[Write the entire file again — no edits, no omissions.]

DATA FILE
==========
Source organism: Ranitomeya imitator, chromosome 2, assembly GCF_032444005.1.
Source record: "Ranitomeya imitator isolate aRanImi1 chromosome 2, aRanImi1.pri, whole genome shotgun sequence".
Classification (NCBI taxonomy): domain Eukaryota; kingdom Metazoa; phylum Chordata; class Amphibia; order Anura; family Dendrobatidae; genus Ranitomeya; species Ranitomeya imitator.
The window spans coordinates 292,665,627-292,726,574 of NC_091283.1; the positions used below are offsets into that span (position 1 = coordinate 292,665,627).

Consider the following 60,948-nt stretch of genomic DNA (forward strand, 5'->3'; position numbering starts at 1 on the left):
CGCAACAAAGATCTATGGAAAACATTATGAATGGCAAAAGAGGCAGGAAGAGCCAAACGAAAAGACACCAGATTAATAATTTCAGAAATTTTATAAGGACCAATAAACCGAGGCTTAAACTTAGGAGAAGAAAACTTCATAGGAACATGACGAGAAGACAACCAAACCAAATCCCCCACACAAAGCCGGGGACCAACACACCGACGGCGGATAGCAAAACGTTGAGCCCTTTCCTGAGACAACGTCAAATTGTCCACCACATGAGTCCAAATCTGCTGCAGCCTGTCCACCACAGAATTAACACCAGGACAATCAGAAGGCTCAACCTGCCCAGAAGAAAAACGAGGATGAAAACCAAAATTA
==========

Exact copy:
Source organism: Ranitomeya imitator, chromosome 2, assembly GCF_032444005.1.
Source record: "Ranitomeya imitator isolate aRanImi1 chromosome 2, aRanImi1.pri, whole genome shotgun sequence".
Classification (NCBI taxonomy): domain Eukaryota; kingdom Metazoa; phylum Chordata; class Amphibia; order Anura; family Dendrobatidae; genus Ranitomeya; species Ranitomeya imitator.
The window spans coordinates 292,665,627-292,726,574 of NC_091283.1; the positions used below are offsets into that span (position 1 = coordinate 292,665,627).

Consider the following 60,948-nt stretch of genomic DNA (forward strand, 5'->3'; position numbering starts at 1 on the left):
CGCAACAAAGATCTATGGAAAACATTATGAATGGCAAAAGAGGCAGGAAGAGCCAAACGAAAAGACACCAGATTAATAATTTCAGAAATTTTATAAGGACCAATAAACCGAGGCTTAAACTTAGGAGAAGAAAACTTCATAGGAACATGACGAGAAGACAACCAAACCAAATCCCCCACACAAAGCCGGGGACCAACACACCGACGGCGGATAGCAAAACGTTGAGCCCTTTCCTGAGACAACGTCAAATTGTCCACCACATGAGTCCAAATCTGCTGCAGCCTGTCCACCACAGAATTAACACCAGGACAATCAGAAGGCTCAACCTGCCCAGAAGAAAAACGAGGATGAAAACCAAAATTA